To the Reader
This book, in the barest terms, is about 52 weeks of life on a diverse, sustainable farm in Central Illinois. It’s the place where I grew up, and the place I couldn’t wait to leave.
And leave I did—first to the West Coast, and then on to Japan for five years and New York City for ten. But I come from four generations of Illinois farmers on my father’s side, and untold generations of landless peasants in southern Italy on my mother’s side. So the gravitational forces exerted by a patch of fertile earth were hard to resist.
Central Illinois is where my paternal grandparents were born and farmed, and where my mother and father and half of my siblings now live. I have three sisters, all younger (Beth, Teresa, and Jill) and two brothers, one older (Fred) and one younger (Henry). Jill lives on the farm where my grandfather and father were born; Teresa raises over 70 varieties of fruits and dozens of herbs near Walnut Creek in the small town of Eureka; and Henry grows over 650 varieties of vegetables on 10 acres bordered by Kinder Creek and Walnut Creek, just a few miles downstream from Teresa.
The pull of these people and this land eventually became too intense to ignore it, and so, after decades living in major metropolitan areas around the world, I returned to Congerville, Illinois, population 350. That is where this book is centered, in a place that now centers me: my brother Henry’s farm.
His farm is nestled in the nation’s heartland, midway between the towns of Bloomington and Peoria, and also midway between the cities of Chicago and St. Louis. It is located in the Mackinaw River Valley, a mecca of diverse organic and sustainable farming hidden in the rolling hills of a small river valley in the middle of the flat, chemical–industrial corn belt that stretches for hundreds of miles in all directions. By contrast, Henry’s bottomland fields are in a sheltered bowl surrounded by oak and hickory forests, and his upper fields look out over forested bluffs and fertile valleys crisscrossed by waterways.
This book grew out of the weekly Food & Farm Notes emails I began writing in 1998 to let Henry’s customers know what was happening on the farm each week and what was coming to market. Slowly, the Food & Farm Notes evolved to include my sister Teresa’s “Fruit & Herb Notes” and my geneticist father Herman’s “Earth-Science Notes,” as well as various contributions from my nieces Zoe and Gabriela. The Food & Farm Notes gradually gained an audience beyond Henry’s market customers, as people forwarded them to friends and relatives around the world.
Getting immediate feedback from readers at the market week after week made me realize that people were not as interested in what was coming to market as they were in the details of its existence. Where it was grown? By whom? How? I learned people had a deep longing for earthly details: the quality of light in the fields, the smell of newly mown hay, the sound of frogs in the evening. And they wanted farming details too. How does Henry manage to get fresh greens to market after the temperature falls below freezing? How do the dogs guard the sweet corn from ravenous raccoons and the lettuce from marauding deer? How did one lucky tom turkey avoid his preordained fate? Slowly, I came to understand that the Food & Farm Notes were fulfilling something deeper than the need for food, or even the need for knowledge about how food was raised. They were feeding the hunger for connection—a connection to the source of all sustenance, the earth, and the people who work it.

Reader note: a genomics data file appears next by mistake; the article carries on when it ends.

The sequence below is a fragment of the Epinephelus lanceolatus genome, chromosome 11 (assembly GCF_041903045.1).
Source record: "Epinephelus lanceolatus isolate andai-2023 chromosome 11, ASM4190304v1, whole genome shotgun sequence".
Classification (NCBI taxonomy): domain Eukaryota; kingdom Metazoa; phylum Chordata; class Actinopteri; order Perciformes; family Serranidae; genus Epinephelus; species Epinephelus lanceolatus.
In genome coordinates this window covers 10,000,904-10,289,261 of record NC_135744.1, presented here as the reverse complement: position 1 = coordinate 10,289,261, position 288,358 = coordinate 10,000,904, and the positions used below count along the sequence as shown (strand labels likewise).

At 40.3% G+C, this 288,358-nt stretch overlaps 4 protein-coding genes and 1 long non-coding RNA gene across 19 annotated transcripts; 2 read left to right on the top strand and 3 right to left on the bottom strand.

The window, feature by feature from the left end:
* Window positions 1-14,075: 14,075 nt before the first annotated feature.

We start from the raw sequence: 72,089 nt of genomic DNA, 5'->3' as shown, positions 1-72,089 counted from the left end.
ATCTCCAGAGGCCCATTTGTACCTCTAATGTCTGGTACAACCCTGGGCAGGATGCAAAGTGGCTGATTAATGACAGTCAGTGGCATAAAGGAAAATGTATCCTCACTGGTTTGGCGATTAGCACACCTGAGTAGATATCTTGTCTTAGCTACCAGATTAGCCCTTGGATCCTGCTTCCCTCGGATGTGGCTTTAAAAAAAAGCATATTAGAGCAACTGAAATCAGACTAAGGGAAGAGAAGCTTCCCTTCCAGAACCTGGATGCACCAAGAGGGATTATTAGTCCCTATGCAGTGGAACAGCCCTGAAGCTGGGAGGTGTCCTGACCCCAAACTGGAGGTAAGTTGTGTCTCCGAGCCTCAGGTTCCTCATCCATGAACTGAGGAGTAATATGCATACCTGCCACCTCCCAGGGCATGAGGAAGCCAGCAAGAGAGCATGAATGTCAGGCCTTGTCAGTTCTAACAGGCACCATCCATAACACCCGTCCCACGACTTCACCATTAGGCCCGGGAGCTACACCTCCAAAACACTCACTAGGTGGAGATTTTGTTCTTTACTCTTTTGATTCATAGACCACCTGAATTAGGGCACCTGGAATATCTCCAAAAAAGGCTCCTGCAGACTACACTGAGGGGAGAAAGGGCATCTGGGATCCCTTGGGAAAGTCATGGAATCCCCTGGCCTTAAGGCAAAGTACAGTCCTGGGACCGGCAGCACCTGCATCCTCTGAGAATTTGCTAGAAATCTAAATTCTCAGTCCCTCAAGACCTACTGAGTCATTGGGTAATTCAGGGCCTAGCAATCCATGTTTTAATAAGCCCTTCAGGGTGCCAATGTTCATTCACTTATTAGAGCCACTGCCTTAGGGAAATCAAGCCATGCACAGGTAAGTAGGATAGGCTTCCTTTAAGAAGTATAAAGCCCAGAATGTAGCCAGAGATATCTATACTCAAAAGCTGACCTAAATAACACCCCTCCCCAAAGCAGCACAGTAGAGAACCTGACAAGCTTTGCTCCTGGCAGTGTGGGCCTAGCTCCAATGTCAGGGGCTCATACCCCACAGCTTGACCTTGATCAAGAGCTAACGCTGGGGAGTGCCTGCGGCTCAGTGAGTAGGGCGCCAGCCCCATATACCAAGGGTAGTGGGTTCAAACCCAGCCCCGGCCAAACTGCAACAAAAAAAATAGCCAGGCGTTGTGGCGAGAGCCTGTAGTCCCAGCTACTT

While most of this book takes place during a single 12-month period, there are a few forays into other years—even other generations—but all are fitted into a single calendar year. Writing the Food & Farm Notes year after year let me see the remarkable consistency of the cycles of nature, and that they are cycles—circles—without a beginning or end.
The question then became where to start this story. My somewhat arbitrary answer is to begin in November—because it’s my favorite month, the month I was born, and most importantly, because it’s when we plant the first crop of the next season. Instead of calling it November, though, I hearken back to the “moons” of Native American lore, which describe recurring phenomena in the cyclical calendar of nature. We begin with November’s Hunter’s Moon, move through the summer’s Thunder Moon and Green Corn Moon, and end with autumn’s Fruit Moon and Harvest Moon. Each “moon” has been beautifully illustrated by Henry’s wife, my sister-in-law, Hiroko Kinoshita.
This book is tightly focused on one place and one extended family—my own—but it concerns ecology, economy, philosophy, literature, religion, politics, and more. One of my aims is to show how each one of us, when we eat, becomes part of the cosmic cycle of life and death via the plants and animals that provides us with our daily sustenance.
This book is also an invitation to eat great food grown by people near you who love the land. That’s why I’ve included recipes featuring produce as it comes into season. These are family favorites, all of them quick and simple: quick because life on the farm is busy, and simple because when you have the very best ingredients, you want to taste them undisguised.
Finally, this book is an invitation to return to cyclical time, the time of nature and of sustainable agriculture, which mimics nature. It is an invitation to recognize that growing good food does not have to mean destroying soil or polluting air and water, and that we can eat well and live well, and still leave this earth a better place than we found it.